Protein Mistakes Bariatric Surgery Patients Often Make
From well before bariatric surgery to long after, one common theme is protein. Bariatric patients require at least 60 to 80 grams of protein each day. This may seem daunting, but patients quickly find that it is not terribly hard to achieve this goal with thoughtful eating. With time, knowing exactly how to get to your protein requirement becomes second nature. However, not all proteins are made the same. Here are mistakes some patients make that reduce the effectiveness of their protein consumption regimen.
Eating only meat proteins / Eating difficult proteins
Meat is a great source of protein and can easily be prepared in ways that are both delicious and healthy. However, not all meat is digested in the same way. Many patients try to fill their protein requirements with meat alone, but may be missing out on other great proteins. While many meats provide complete proteins – those that have all the amino acids necessary for metabolic and cell health, some such as red meat are more difficult to digest. Try to increase your consumption of chicken thighs, fish and shellfish that are all easier proteins to manage. Try complete non-meat proteins as well, like soy/tofu and quinoa.
Your body can only absorb about 30 g of protein at a time. It is therefore imperative that you do not try to load all of your protein into a short period of time. Rather, each of your meals should be high in protein and you should get your total protein throughout the day over the course of the entire day. Try to split your protein requirement in three and, for example, have about 20 grams of protein for breakfast, 20 for lunch and 20 for dinner. You can get even more protein with healthy snacks during the day.
Only eating incomplete proteins
Other than quinoa and soy, only meat-based proteins offer the complete range of amino acids that the body requires for proper metabolic processes. Avoiding meat entirely can be problematic to getting the appropriate protein intake. Vegetarians and vegans will need to consider a complete protein supplement. Mixing and matching proteins to get complementary proteins can be hard to track and often leads to deficiencies.
Choosing low quality proteins
There are differences between low quality and high-quality proteins. Low quality proteins typically represent those foods that along with the protein have a whole load of bad stuff. While you may find that many foods are high in protein, they may also be high in sugar, sodium or saturated fat for taste. These low-quality proteins may actually work against your caloric intake requirements and lead to slowing weight loss or even weight regain. Make sure that the proteins you choose are truly healthy. Many of these are listed in your postoperative packet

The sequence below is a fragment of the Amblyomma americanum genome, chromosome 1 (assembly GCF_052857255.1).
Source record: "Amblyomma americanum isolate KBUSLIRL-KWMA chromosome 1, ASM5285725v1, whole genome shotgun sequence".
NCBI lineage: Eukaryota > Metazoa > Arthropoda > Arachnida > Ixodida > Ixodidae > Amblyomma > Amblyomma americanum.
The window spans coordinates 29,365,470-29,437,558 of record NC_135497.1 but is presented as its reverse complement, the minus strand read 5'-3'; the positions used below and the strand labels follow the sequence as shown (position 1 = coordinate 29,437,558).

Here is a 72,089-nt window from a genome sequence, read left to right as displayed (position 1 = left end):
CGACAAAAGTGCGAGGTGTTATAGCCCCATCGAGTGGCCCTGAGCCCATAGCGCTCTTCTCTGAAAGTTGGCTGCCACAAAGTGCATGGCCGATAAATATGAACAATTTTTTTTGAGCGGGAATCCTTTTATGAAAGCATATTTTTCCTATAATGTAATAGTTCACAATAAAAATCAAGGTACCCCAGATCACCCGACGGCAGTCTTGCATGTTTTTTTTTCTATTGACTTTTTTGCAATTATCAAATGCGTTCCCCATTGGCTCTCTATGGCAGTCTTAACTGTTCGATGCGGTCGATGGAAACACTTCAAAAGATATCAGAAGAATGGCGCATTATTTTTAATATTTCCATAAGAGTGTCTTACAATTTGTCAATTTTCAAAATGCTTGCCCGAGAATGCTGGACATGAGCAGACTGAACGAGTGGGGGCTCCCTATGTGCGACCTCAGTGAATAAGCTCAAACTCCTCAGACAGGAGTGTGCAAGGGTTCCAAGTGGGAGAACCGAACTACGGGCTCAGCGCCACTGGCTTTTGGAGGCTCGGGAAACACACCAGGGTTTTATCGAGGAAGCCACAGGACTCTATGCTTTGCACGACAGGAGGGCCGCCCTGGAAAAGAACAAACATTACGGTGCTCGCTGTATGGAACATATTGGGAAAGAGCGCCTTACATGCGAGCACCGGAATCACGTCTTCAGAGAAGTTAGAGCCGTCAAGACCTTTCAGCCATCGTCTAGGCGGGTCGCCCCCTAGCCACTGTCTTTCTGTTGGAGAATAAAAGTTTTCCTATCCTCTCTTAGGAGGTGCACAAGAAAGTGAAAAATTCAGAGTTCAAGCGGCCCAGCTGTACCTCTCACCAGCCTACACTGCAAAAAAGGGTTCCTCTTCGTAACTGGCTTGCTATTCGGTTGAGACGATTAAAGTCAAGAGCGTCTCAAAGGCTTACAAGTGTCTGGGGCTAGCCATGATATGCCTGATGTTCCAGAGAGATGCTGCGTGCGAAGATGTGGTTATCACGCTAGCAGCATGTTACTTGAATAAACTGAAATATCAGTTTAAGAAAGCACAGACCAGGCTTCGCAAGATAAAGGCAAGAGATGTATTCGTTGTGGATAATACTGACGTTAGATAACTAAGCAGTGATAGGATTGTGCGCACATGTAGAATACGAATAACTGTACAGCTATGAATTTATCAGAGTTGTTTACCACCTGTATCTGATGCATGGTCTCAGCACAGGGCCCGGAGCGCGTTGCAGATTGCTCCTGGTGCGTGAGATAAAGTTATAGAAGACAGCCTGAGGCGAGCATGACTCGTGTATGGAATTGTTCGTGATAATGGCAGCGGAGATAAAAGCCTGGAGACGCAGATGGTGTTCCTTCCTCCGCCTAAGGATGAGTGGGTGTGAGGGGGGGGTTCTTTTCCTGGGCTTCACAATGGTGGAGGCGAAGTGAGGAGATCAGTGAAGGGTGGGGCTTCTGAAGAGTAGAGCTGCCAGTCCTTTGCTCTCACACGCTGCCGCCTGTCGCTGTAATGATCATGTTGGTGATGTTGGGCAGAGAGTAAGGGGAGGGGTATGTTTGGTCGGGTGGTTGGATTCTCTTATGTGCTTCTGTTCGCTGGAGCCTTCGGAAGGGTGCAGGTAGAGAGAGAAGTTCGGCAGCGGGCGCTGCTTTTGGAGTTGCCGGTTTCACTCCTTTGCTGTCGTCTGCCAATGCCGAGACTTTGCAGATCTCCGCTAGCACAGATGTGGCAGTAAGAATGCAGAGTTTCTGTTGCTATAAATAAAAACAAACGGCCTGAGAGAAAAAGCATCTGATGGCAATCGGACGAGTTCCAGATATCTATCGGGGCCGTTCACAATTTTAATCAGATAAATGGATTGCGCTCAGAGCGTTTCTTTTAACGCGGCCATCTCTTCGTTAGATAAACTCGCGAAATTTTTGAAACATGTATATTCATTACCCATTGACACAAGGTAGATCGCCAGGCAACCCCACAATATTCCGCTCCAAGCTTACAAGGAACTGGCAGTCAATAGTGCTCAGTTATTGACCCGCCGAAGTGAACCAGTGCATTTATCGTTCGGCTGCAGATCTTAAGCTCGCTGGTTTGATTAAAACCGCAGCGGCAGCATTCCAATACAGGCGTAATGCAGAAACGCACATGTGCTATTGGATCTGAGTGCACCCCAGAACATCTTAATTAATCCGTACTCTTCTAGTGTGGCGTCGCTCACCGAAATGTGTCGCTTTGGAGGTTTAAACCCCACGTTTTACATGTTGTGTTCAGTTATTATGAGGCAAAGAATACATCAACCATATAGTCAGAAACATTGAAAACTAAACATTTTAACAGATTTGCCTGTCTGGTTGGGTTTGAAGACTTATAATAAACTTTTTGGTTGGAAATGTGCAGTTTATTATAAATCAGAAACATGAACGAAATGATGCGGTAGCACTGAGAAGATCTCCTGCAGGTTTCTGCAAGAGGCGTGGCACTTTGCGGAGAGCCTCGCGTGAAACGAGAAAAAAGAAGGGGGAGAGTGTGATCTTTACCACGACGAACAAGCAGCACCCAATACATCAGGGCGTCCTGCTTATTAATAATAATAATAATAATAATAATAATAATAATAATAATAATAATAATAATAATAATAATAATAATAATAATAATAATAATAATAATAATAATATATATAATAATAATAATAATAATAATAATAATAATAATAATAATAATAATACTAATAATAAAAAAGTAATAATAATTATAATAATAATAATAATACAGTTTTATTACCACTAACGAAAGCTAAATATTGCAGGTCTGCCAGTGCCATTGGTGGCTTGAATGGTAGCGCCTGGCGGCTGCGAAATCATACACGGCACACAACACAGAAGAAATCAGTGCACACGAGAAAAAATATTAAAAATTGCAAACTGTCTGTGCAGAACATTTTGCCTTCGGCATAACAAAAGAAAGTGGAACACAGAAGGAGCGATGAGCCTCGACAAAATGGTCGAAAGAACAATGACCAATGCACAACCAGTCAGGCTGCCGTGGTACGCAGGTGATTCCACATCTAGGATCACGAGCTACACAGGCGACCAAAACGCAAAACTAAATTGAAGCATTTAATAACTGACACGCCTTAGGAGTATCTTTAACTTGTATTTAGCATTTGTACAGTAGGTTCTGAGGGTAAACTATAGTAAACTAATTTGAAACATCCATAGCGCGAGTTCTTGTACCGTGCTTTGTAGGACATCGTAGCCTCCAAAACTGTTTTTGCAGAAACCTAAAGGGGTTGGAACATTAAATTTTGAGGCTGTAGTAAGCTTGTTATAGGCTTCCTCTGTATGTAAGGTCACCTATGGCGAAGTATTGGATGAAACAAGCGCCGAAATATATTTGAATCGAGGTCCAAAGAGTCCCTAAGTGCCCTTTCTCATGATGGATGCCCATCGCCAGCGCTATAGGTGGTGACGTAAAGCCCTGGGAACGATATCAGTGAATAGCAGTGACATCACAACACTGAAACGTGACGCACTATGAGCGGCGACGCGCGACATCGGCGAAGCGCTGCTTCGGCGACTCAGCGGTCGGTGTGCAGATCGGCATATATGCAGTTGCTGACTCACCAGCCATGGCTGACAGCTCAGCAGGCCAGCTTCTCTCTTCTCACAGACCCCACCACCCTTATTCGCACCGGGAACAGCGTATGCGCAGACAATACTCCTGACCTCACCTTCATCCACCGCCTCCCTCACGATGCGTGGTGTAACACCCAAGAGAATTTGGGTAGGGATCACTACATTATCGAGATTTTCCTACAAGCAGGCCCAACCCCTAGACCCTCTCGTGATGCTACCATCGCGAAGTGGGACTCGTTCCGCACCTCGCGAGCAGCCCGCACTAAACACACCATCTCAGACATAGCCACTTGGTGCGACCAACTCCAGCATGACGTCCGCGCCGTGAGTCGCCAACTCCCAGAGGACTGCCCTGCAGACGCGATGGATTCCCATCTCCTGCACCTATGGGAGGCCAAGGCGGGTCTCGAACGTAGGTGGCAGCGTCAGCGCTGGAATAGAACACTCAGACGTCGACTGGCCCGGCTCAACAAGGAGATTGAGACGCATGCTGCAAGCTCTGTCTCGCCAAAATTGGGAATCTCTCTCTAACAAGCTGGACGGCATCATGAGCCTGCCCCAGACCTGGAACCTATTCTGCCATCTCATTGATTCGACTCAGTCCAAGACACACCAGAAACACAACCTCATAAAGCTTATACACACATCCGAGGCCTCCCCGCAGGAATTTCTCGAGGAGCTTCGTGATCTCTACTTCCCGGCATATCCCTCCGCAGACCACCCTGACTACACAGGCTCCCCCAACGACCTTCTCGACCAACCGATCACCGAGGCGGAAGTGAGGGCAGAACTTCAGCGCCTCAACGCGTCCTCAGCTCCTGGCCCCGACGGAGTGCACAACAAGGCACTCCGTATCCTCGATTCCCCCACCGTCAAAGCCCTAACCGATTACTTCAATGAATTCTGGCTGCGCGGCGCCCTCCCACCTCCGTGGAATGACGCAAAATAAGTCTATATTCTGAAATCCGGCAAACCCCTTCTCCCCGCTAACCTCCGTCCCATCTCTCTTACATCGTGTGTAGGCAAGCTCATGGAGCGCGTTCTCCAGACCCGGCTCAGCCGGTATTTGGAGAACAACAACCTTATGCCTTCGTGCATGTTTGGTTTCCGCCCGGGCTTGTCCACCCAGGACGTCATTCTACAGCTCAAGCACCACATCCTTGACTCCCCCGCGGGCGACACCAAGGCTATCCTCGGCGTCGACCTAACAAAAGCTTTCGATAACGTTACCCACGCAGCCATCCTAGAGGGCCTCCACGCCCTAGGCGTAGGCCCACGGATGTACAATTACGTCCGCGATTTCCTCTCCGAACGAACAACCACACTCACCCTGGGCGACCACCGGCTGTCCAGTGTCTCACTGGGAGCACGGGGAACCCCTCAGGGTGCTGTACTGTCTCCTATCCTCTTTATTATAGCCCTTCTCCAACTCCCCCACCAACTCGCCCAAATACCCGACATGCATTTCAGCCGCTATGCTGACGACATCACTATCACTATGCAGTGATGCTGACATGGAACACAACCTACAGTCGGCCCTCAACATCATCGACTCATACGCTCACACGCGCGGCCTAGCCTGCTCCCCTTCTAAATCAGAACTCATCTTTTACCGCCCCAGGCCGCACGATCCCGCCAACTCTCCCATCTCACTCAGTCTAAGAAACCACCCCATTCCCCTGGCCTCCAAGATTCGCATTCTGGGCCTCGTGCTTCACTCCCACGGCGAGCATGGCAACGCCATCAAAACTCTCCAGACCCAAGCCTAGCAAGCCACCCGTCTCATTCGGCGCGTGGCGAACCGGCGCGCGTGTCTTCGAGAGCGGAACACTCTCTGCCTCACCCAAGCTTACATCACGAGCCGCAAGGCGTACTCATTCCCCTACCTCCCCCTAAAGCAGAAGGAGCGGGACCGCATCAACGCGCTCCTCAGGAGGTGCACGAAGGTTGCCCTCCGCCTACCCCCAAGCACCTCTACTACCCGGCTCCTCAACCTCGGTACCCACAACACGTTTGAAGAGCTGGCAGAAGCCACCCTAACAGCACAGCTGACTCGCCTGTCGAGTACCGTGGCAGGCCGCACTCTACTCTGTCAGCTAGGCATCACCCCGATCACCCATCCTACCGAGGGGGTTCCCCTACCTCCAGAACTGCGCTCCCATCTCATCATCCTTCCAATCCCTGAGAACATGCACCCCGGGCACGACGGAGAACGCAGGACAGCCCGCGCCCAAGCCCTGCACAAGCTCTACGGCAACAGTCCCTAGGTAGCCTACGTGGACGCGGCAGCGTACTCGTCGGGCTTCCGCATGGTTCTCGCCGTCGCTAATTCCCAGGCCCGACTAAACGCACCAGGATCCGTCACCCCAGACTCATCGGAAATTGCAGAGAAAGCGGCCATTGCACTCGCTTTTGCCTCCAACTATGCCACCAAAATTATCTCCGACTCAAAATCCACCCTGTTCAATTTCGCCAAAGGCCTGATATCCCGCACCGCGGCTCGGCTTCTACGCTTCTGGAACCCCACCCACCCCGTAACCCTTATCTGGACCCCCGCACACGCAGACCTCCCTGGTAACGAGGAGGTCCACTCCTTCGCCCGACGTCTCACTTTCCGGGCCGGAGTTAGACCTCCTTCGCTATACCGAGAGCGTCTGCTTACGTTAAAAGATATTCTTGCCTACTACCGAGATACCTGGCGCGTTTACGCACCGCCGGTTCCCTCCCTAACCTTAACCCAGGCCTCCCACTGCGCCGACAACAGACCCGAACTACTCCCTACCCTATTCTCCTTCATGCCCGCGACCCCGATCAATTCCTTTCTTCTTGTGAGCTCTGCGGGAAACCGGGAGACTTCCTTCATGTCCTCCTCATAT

Relying only on proteins shakes
Liquid protein is easy to consume and tastes good. As a result, some bariatric patients over-rely on protein shakes to get them through the day. Instead, protein shakes should supplement food-based proteins such as meats, certain legumes and dairy. Remember that you are trying to create a sustainable dietary plan. This means that variety is important. Further, your body processes solid proteins differently from liquid proteins and you will feel full longer when a large proportion of your daily protein comes from solid foods.
The bottom line is that protein is especially important for the proper working of the metabolic system. Too little protein and body will burn muscle mass. Further, protein helps the recovery process immensely in the period immediately after surgery both in avoiding infection and healing for quickly. As such, it’s not only important to get enough protein each day, but it’s also important to get your protein the right way. If you have any questions about consuming protein and whether what you’re doing is enough, feel free to contact our practice